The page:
John McCain and Barrack Obama’s energy policy advisers squared off today, offering attendees and live Web cast viewers their respective presidential candidates’ views on national renewable energy and climate change policy, and how the next president and Congress can best address the current economic and energy crises while also paving a longer term path towards a more sustainable, economically and environmentally viable future.
The candidates’ energy policy advisers took up the issue of national energy and climate change strategy at the Carbon Disclosure Project’s Global Forum in New York City, during which the CDP released its Flagship Global and S&P 500 2008 surveys of carbon emissions disclosure and management policies among the world’s largest corporations
While both advisors acknowledged sharing much common ground when it comes to the government playing a central role in the development of a “portfolio” of clean, renewable energy resources, promoting energy conservation and adoption of clean technology, they also drew attention to significant differences in their approaches and overarching strategies.
The government’s role in the energy economy
Invoking a climate of worry and fear in light of the stunning collapse of Lehman Bros., the $85 billion federal bailout of AIG, the even larger bailout and “nationalization” of Fannie and Freddie Mac, $700 billion more for a banking sector bailout being negotiated and multi-billion dollar requests for taxpayer funded bailouts from private sector corporations – notably the Big Three auto manufacturers – all coming on top of emergency spending for disaster relief for Hurricane Ike victims– the forum mediator repeatedly zoomed in on the question of whether or not the federal government should, or was even capable of, taking on as ambitious a task as re-orienting national energy policy and tackling climate change, which he deemed the most sweeping attempt at federal regulation since the failed wage and price freeze program in the late 1970s.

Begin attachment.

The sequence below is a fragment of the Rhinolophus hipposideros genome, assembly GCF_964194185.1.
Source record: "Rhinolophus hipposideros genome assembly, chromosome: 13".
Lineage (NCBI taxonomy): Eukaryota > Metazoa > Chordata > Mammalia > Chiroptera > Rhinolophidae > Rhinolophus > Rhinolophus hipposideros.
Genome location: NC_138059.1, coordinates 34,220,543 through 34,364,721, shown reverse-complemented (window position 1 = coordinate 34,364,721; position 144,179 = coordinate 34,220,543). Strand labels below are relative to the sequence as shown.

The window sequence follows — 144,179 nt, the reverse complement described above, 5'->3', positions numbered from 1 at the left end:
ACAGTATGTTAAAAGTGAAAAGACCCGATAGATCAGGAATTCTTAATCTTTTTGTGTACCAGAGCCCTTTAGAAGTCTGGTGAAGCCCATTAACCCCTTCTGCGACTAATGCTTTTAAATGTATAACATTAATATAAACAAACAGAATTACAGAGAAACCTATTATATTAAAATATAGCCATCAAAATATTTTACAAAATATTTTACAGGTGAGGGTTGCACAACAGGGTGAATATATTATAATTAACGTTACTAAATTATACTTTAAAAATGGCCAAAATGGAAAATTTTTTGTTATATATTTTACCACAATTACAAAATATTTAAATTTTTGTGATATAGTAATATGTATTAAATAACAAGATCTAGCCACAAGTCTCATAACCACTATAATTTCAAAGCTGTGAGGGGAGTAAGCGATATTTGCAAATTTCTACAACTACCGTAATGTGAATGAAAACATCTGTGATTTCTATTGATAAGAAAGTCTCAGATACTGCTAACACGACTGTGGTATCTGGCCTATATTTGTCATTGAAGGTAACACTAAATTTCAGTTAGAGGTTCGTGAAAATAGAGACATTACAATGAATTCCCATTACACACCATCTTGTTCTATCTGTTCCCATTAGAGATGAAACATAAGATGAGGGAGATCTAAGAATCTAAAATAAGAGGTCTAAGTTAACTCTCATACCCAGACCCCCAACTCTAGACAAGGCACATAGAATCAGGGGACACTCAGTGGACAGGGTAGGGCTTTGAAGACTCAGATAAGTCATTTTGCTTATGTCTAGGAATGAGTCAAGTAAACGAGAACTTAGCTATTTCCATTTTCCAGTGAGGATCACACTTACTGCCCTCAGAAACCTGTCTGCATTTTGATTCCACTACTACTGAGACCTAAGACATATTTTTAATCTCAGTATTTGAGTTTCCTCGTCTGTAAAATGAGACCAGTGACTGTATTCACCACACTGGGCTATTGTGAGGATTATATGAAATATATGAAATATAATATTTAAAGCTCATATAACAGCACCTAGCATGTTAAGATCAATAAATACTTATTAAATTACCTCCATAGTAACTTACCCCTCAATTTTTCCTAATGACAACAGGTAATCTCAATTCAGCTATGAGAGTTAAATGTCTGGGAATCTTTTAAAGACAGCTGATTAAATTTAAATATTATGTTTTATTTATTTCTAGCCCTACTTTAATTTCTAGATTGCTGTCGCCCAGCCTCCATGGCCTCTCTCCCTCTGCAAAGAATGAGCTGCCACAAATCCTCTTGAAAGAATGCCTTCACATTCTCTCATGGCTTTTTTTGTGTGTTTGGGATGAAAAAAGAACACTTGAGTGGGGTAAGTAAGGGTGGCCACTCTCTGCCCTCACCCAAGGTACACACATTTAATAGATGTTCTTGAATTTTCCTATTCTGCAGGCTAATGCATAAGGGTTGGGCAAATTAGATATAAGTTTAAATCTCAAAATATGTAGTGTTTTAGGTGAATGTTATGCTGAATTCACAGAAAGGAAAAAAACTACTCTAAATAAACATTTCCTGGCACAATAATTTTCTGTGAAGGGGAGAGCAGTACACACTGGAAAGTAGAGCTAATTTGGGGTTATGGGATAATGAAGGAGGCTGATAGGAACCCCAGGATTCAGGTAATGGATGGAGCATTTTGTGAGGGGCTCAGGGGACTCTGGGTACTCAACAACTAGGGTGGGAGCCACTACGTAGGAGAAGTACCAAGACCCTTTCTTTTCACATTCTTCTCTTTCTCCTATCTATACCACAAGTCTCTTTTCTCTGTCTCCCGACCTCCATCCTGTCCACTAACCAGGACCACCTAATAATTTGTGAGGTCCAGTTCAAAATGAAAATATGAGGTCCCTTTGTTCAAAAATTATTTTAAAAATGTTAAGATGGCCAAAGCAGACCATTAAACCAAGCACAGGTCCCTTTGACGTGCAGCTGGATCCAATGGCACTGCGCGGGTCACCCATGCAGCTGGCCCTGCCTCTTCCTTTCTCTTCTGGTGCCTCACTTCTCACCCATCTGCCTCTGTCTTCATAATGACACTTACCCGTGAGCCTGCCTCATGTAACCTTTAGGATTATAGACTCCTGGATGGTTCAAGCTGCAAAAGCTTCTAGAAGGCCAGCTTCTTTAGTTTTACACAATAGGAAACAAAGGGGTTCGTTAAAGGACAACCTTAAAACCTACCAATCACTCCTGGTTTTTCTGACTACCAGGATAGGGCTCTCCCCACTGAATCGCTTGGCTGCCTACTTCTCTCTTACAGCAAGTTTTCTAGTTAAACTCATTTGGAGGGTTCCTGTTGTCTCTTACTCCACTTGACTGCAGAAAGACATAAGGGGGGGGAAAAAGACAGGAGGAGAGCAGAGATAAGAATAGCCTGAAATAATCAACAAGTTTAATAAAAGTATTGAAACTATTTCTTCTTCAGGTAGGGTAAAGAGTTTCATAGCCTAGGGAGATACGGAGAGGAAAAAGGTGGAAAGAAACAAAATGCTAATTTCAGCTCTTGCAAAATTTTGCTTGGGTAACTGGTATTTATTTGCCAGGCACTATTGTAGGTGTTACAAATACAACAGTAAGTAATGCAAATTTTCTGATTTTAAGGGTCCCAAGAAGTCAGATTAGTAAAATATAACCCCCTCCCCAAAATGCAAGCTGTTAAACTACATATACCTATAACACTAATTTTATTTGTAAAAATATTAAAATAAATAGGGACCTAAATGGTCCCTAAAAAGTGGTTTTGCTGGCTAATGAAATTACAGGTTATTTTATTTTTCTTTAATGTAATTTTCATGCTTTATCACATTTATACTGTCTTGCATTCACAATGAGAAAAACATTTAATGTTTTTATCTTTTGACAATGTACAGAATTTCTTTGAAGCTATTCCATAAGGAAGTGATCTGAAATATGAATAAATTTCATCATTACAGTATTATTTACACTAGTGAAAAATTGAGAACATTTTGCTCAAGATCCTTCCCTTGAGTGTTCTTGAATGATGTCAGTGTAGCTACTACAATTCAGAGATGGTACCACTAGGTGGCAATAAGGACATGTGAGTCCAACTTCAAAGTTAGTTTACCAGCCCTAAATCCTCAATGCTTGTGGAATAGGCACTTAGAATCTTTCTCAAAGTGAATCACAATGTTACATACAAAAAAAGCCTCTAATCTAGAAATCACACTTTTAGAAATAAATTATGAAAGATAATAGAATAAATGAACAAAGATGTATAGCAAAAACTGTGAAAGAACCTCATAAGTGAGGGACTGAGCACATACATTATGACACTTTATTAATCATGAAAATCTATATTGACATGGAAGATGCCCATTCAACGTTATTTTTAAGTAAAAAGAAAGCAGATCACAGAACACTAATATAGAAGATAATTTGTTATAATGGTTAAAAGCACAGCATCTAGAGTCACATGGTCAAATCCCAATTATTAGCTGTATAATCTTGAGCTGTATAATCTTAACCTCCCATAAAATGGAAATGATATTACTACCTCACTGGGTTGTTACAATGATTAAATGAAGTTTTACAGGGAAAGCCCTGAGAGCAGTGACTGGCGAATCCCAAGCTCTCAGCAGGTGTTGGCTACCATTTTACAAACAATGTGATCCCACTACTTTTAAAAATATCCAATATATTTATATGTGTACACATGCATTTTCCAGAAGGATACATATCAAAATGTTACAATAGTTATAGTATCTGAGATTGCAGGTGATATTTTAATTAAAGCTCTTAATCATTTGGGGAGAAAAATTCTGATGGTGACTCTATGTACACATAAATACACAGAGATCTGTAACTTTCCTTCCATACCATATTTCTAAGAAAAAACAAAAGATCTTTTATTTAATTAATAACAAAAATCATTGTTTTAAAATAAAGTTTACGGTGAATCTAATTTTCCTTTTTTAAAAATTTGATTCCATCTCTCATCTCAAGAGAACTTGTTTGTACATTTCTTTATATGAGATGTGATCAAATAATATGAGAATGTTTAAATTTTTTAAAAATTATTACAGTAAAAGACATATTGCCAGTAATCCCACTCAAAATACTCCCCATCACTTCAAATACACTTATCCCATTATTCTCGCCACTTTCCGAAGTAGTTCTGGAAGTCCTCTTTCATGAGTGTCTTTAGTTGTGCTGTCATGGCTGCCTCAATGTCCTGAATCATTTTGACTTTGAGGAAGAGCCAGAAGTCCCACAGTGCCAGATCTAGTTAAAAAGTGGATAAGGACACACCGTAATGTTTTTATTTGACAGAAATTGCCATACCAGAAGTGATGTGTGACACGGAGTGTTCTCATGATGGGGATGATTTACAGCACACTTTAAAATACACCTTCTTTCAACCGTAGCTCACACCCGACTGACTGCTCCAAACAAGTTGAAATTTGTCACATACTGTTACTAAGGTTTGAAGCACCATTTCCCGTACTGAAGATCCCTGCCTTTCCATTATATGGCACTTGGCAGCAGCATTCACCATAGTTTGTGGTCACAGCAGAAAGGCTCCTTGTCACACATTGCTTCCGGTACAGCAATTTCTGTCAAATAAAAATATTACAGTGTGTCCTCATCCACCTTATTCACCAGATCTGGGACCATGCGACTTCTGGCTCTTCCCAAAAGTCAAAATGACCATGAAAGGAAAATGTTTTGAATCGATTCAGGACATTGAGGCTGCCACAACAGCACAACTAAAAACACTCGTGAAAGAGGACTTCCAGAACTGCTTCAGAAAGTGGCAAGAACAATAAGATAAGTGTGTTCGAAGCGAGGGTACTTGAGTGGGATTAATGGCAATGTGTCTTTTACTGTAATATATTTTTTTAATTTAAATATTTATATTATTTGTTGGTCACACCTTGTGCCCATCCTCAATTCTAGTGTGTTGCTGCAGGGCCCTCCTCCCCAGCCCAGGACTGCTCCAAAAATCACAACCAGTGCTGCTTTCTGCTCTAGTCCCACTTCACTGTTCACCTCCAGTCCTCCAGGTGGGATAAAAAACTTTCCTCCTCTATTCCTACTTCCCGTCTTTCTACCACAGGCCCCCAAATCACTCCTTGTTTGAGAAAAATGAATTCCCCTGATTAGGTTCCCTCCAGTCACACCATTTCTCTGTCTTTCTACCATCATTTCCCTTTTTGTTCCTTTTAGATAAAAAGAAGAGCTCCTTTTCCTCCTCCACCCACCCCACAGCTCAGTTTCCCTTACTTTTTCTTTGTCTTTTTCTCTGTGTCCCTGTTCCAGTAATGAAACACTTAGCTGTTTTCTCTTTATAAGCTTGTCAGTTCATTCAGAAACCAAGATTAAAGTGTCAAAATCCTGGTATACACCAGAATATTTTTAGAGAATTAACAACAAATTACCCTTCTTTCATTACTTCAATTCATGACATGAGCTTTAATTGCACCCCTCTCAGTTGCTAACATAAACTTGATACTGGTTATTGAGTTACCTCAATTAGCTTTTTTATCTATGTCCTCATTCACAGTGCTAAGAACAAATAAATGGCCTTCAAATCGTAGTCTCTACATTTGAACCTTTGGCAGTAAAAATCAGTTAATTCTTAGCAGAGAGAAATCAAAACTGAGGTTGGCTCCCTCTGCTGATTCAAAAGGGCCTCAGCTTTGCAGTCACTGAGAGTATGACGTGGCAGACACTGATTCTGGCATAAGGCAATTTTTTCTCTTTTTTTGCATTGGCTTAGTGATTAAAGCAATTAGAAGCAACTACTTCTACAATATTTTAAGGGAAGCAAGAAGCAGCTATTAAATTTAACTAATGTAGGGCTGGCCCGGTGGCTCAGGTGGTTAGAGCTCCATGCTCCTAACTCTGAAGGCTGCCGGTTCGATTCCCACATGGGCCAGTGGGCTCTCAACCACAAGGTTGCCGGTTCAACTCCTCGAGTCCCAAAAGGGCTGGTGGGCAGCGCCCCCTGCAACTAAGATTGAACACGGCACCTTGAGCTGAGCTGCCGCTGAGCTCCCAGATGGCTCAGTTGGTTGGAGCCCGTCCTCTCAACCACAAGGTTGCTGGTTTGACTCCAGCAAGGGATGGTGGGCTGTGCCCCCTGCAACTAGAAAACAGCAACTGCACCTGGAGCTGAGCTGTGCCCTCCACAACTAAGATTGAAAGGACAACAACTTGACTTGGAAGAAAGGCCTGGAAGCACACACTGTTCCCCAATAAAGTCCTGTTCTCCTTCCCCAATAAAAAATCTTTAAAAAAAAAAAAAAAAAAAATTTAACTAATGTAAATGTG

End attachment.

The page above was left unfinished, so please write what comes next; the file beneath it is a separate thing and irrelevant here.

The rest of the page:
Both candidates’ reps stated that U.S. dependence on imported oil and gas amounts to a national security threat, and that each of their candidates believes that the nation needs to aggressively address the risks and threats associated with climate change sooner rather than later.
Repeating a politically acceptable mantra, both have also stated that the government should avoid “picking winners” when it comes to diversifying the nation’s energy resource base. Yet both seem to be advocating just that, though with different policy slants, the forum mediator noted.
Both advisers said that their candidates were in favor of “leveling out the playing field” when it comes to energy resource development and use, though neither pointed out the multi-billion dollar subsidies the oil and gas industry has benefited from for decades. If a level playing field is to be established then these should either be eliminated completely or equal, if not greater, preferential incentives should be granted across the board to renewable energy resource developers.
Moreover, if the national government is to lead and guide the nation when it comes to critical issues such as energy resource development and use how can they not be expected to favor certain alternatives over others? The government is obligated to play a central role and fostered development in key economic sectors – and that shouldn’t change. They just need to do a better job of it.
The root question seems to be which resources and technologies should be promoted and favored over others, and this is where the differences between each candidate’s stated national energy policies diverge. Key to this will be the need to recognize and overcome longstanding and viciously defended political party biases and the need for presidents and Congressional representatives to look beyond narrower self-interests and short-term perspectives in favor of doing what’s right for the nation as a whole over the longer term.
The candidates: Agree & disagree
Both candidates emphasized the central role a national cap-and-trade emissions trading system would play in diversifying the nation’s energy base and reducing greenhouse gas emissions, but each has their own, conflicting approaches when it comes to how such a system should be structured and administered.
While Obama favors auctioning of carbon emission reduction credits, thereby creating a disincentive to pollute, McCain prefers allocating emissions reduction allowances to electric utilities in order to help ease the transition to alternative fuels and generating methods by reducing the costs associated with doing so.
Other notable differences between the candidates’ positions on energy have to do with the role nuclear power and oil and gas exploration and resource development should figure into the U.S. energy future.
McCain sees nuclear power as our best “short-term” alternative renewable form of energy and would like to see 45 new nuclear plants built over the next decade or so. Obama’s advisor said that while the Democratic candidate sees nuclear as having a role to play in the process of diversifying and re-orienting U.S. energy resource development and use, it should not be favored so heavily.
Similarly, McCain’s emerging energy policy stance appears to be more in favor of promoting more domestic on- and offshore oil, and even moreso, natural gas drilling than Obama’s policy, which appears to be slanted more in favor of newer, cleaner renewables, such as solar, wind, geothermal and biofuels.